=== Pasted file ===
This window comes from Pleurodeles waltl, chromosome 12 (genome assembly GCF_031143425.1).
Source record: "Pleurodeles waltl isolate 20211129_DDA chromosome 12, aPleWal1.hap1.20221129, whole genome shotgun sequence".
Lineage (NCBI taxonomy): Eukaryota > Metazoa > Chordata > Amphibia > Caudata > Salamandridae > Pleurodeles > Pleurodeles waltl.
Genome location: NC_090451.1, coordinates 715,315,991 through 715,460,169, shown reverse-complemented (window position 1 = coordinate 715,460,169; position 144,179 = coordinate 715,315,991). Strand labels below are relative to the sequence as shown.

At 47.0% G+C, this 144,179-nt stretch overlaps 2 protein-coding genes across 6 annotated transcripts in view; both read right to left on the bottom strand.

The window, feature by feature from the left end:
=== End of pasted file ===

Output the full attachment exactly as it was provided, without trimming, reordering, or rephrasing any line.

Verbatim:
This window comes from Pleurodeles waltl, chromosome 12 (genome assembly GCF_031143425.1).
Source record: "Pleurodeles waltl isolate 20211129_DDA chromosome 12, aPleWal1.hap1.20221129, whole genome shotgun sequence".
Lineage (NCBI taxonomy): Eukaryota > Metazoa > Chordata > Amphibia > Caudata > Salamandridae > Pleurodeles > Pleurodeles waltl.
Genome location: NC_090451.1, coordinates 715,315,991 through 715,460,169, shown reverse-complemented (window position 1 = coordinate 715,460,169; position 144,179 = coordinate 715,315,991). Strand labels below are relative to the sequence as shown.

At 47.0% G+C, this 144,179-nt stretch overlaps 2 protein-coding genes across 6 annotated transcripts in view; both read right to left on the bottom strand.

The window, feature by feature from the left end: